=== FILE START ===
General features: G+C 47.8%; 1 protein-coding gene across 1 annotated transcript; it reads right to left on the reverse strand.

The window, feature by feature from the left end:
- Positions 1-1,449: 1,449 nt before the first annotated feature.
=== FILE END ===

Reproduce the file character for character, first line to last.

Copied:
General features: G+C 47.8%; 1 protein-coding gene across 1 annotated transcript; it reads right to left on the reverse strand.

The window, feature by feature from the left end:
- Positions 1-1,449: 1,449 nt before the first annotated feature.